ASIC stands by Responsible Manager process

The Australian Securities and Investments Commission (ASIC) has said that claims that it causes serious delays in “stringently reviewing” responsible manager (RM) appointments by Australian Financial Services Licensees (AFSLs) are “plainly wrong”.

The statement came in response to a blog by the Fold Legal, reported on by this publication, writing that the regulator had no legal obligation to approve RMs and was thus causing headaches for AFSLs by going beyond simply receiving notifications of RM appointments.

ASIC executive director, assessment and intelligence, and regional Commissioner, Victoria, Warren Day said that this was untrue.

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“To set the record straight, in the past three years, ASIC received 1,806 notifications for a change of RMs (new appointments and cessations) that were subject to Licensing assessment. Of these, 90 per cent were approved in 97 days (in 2016), 79 days (2017) and 60 days (2018). A further five per cent where voluntarily withdrawn, and the remaining five per cent raised regulatory issues that warranted longer assessment timeframes,” Day said.

“There is a legal requirement for licensees who have a ‘key person-responsible manager’ condition on their licence to apply for variation to their licence should that person leave the licensee. And ASIC is required by law to assess that application. In addition, there are other criteria relating to a change of responsible manager that also triggered an assessment.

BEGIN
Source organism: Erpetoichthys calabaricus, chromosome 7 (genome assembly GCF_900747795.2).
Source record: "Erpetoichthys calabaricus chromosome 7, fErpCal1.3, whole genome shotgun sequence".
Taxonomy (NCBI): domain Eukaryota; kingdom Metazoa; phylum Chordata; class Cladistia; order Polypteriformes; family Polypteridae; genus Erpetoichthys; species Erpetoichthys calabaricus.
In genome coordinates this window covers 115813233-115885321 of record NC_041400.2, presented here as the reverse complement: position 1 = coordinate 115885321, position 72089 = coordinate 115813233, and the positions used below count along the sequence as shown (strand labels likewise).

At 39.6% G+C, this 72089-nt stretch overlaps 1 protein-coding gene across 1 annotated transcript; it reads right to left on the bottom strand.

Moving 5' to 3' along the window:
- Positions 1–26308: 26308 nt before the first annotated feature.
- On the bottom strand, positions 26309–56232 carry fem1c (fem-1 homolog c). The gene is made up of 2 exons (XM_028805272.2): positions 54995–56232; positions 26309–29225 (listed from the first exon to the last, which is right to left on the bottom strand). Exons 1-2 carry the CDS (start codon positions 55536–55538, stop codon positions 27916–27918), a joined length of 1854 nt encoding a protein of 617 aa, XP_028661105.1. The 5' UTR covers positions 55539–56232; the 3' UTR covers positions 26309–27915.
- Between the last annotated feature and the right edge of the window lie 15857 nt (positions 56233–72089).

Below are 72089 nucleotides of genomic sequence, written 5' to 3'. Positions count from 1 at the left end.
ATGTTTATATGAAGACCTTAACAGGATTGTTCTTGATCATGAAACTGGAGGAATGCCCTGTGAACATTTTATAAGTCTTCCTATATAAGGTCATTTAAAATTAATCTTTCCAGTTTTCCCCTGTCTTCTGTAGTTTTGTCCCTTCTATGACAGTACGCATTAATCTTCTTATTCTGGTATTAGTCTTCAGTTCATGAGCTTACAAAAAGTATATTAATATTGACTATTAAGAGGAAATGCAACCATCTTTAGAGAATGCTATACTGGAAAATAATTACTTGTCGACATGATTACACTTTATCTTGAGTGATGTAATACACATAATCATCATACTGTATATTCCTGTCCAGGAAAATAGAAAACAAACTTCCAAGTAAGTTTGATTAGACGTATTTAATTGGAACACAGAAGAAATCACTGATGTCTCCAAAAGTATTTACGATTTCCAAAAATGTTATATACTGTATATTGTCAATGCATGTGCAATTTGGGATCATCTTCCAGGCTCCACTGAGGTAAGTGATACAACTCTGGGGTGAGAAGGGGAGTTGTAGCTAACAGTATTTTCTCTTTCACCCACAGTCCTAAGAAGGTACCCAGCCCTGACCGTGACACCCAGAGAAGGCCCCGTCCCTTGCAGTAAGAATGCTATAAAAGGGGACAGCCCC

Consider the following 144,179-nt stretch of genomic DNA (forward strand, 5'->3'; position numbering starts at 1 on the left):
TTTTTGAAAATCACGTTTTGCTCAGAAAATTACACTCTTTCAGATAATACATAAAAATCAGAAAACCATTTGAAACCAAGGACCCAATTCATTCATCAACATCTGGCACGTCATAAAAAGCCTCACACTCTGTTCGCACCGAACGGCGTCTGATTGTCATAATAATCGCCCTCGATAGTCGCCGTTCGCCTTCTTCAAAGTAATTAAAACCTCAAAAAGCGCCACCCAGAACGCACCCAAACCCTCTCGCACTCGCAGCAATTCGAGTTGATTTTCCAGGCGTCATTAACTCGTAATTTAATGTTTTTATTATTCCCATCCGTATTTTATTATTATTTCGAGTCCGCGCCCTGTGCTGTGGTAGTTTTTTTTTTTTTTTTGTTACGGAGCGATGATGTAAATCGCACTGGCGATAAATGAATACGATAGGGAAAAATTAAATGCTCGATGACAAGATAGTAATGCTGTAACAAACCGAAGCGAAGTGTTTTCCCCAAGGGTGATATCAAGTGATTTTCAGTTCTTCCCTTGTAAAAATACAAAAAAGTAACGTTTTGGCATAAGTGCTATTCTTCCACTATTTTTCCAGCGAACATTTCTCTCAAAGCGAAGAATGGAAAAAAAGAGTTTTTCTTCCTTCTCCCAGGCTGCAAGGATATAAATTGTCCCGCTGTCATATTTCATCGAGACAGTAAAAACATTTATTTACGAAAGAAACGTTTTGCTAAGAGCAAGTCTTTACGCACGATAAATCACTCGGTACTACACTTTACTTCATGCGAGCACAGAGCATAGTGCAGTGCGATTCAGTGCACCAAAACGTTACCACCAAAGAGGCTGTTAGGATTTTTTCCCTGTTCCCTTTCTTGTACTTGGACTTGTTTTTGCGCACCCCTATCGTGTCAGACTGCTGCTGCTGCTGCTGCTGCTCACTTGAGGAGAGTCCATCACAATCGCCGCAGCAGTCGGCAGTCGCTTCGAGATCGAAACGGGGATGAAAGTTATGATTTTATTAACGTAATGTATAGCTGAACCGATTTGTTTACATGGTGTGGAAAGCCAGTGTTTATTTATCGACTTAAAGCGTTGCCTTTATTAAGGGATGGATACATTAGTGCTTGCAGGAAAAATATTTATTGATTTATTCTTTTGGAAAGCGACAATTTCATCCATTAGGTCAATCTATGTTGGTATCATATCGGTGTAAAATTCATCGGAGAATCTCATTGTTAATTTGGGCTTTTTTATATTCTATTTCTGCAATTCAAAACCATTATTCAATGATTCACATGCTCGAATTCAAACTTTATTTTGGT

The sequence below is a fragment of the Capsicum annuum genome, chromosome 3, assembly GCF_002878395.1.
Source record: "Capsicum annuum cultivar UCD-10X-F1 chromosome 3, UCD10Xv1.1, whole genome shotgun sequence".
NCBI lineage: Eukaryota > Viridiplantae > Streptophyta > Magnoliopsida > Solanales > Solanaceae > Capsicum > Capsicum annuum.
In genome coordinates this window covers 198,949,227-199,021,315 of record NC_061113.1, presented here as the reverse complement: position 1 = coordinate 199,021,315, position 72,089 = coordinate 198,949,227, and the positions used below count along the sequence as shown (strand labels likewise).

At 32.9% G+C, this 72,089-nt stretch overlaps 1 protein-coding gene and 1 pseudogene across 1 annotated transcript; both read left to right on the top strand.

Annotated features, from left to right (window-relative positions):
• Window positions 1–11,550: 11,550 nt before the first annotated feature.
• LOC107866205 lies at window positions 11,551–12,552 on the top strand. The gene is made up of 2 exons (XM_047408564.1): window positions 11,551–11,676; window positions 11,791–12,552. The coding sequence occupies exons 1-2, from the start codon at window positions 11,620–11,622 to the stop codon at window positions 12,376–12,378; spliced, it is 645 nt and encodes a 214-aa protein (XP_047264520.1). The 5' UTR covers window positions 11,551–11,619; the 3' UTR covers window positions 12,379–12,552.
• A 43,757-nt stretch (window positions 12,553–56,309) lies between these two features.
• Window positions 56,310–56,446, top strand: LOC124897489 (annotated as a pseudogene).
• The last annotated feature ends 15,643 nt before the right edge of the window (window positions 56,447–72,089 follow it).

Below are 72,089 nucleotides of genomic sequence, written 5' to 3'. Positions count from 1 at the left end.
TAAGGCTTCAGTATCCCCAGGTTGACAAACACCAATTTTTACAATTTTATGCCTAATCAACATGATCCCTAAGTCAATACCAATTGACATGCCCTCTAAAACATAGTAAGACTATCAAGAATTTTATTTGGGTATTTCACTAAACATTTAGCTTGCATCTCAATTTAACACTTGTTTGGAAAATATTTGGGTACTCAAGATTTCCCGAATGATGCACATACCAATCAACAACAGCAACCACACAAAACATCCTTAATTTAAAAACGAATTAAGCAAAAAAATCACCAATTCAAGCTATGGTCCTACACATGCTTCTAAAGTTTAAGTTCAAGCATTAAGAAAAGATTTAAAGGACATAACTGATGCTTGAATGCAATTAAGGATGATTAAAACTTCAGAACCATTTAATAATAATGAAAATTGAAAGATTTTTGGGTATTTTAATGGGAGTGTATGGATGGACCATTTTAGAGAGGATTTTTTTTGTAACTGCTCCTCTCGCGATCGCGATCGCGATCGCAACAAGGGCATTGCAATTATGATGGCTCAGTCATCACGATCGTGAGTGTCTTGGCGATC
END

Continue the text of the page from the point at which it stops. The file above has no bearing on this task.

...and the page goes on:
“Far from being a ‘rubber stamp’, ASIC regards an assessment of such changes as a vital safeguard to ensure that licensees have the competence to meet their licence obligations efficiently, honestly and fairly; and the public can have greater confidence on the quality and standards of those in charge of licensees’ operations. ASIC totally rejects any suggestion of ‘over-stepping’, and the increasingly short time taken to consider and finalise these responsible manager changes fully supports this view.”

Day also said that while the regulator hadn’t put out data publicly on this issue in its yearly licensing reports, it would in the future as the industry clearly found the issue important.




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